Published: 15/05/2014
May 16, 2014

The IUF Secretariat report and proposals for development of coordination among the IUF affiliates, organizing workers in fisheries and aquaculture received the unanimous support of the IUF Executive committee, which met in Geneva on May 14-15, 2014. 

The report was presented by Kirill Buketov, sector coordinator. He referred to the recent statistics of the World Bank and FAO, which show that during the last 30 years, fisheries production increased from 69 to 93 million tons. It has reached its maximum level and will remain stable for the future. On the other hand the global fish supply from aquaculture will increase from 61 to 92 million tons in 2030. Employment in the sector is growing and with rapid consolidation of the market in the hands of multinational companies, the percentage of those directly employed by the sector vis-à-vis self-employed workers is increasing as well. This represents both a challenge and an opportunity for the IUF, which should be explored in further cooperation with the International Transport Workers Federation, the ITF. 

The presentation was followed by a concrete example of how this cooperation can advance workers’ organizing in fisheries. Donnath Malawae, fisheries coordinator of the Transport and Maritime Workers Union from Papua New Guinea described the activities and actions supported by the joint IUF-ITF programme, which resulted after a few years of on-the-ground work in the organization of more than five thousand workers in a union in spite of the sharp resistance of the employers. The programme team has lead 8 company campaigns, trained dozens of union reps and opened bargaining negotiations in 4 companies.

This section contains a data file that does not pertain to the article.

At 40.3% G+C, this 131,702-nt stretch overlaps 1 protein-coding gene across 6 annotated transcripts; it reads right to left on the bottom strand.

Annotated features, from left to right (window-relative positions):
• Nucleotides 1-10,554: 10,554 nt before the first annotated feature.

The programme, which is called “Working together from catcher to corner” is coordinated by Liz Blackshaw and sets a good example to follow in other countries. The focus will be on the transnational companies operating in the sector. The ITF Fisheries Committee, which met earlier the same week in London confirmed its commitment for stronger cooperation with the IUF in orgainising food processing and aquaculture workers.

Gerhard Riess (GMTN Austria) pointed to the growing risks of using new technologies to increase the growth of the inland and fish farmed products. Sebastian Serena (FITAG Spain) said the sector plays an important role in the Spanish economy, which is one of the largest producers of fish products in the world. Rapid globalisation of the sector increases injustice as almost all companies, which deny workers’ rights, receive access to the market and undermine social standards internationally. Unions should pay more attention to the multilateral and bilateral trade treaties and agreements, these agreements must include a very strong social component in order to stop dumping of fish products produced under substandard conditions.